All of our chipped ECUs come with a ZIF socket.  The ‘ZIF’ stands for Zero Insertion Force which means that you do not press in or pry out the chip to get it in the socket.  This is much safer than the traditional dual wipe or machine sockets that most people who chip ECUs use.  Most of these ‘chippers’ do not use ZIF sockets because of their cost while we think it is invaluable while our prices stay in line with most everyone else out there.  Simply pull up the lever on the ZIF socket to release the chip and push it down to secure the chip in the socket.  In Honda ECUs, the half-moon notch of the chip ALWAYS faces the plugs of the ECU.  It is important the chip is secured in the proper direction or you risk damaging the chip and/or ECU.  The direction of the ZIF socket does not matter…only the direction of the chip.  The ZIF socket in our ECUs is pressed into a machined DIP socket that is soldered to the board.  The ZIF socket is a ‘wear part’ which means it can wear, but it can also be replaced.  The ECU can work without the ZIF socket as well if you press the chip into the machine socket soldered to the board.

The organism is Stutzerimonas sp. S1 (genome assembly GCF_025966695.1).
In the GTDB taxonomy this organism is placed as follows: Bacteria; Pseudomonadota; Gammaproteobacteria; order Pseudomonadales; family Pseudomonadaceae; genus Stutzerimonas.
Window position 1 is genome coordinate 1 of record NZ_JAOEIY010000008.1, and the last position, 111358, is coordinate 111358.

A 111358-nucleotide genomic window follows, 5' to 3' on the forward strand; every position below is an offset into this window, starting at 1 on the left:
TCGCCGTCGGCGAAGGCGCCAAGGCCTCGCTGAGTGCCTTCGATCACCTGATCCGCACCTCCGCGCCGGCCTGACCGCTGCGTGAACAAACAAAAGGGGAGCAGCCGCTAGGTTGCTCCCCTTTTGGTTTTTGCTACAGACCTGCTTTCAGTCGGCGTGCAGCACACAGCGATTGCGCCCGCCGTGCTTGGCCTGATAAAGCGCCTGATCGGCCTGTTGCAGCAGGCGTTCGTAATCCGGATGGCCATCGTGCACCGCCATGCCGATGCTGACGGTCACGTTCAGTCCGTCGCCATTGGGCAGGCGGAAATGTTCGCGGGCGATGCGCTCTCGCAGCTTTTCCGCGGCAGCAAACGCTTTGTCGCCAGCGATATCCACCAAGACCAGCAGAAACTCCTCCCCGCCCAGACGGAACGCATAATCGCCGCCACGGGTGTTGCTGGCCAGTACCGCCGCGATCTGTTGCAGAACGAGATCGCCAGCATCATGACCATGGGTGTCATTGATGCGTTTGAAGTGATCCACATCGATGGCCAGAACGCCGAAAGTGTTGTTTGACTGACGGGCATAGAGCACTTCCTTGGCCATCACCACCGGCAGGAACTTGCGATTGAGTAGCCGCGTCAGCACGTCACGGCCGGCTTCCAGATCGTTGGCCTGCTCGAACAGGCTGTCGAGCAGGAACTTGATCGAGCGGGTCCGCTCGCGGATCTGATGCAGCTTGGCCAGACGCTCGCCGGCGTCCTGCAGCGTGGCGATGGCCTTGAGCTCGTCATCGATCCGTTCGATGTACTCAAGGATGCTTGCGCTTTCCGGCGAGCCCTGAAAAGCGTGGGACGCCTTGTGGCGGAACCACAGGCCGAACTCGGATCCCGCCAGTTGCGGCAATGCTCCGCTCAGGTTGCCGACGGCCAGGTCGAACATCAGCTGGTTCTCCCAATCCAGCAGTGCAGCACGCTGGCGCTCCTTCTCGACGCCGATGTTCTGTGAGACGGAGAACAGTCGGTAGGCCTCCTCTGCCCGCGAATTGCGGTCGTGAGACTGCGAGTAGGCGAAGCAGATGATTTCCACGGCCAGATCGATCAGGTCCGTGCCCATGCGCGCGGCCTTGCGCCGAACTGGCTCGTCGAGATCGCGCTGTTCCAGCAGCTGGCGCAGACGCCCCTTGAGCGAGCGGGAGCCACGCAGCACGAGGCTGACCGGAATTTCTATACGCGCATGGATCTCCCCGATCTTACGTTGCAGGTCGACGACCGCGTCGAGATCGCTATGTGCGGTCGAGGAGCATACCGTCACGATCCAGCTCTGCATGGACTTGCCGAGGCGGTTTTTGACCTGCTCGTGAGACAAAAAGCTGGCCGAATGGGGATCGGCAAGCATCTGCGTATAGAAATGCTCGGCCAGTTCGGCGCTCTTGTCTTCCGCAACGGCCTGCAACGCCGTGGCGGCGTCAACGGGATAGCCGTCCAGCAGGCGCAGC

CN2 / Datalogging

All of our chipped ECUs come with a 4 pin header soldered on the CN2 port as well so that you can easily add one of our datalogging cables to the ECU.  Again, most ECU chippers do not feel this is important and leave it out while we include it with every ECU.  This makes it incredibly easy for even the most novice user to add a datalogging cable from our site.  Each data cable comes with a receptacle end that fits on the 4 metal pins that are soldered to the board.  The cable can only be attached in one direction so please follow the directions for your cable in the Installs section.  For users that are going to use Uberdata, the spot labeled J12 is left in tact as it is critical to be able to use Uberdata’s datalogging.  For all other users of Crome, Hondata, Neptune, etc…you will need to locate and cut J12.  It is a small brown resistor with a single black wire and all you need to do is clip one end to break the circuit.  This is critical for datalogging with any of the above program.  See the following pictures for where to find J12.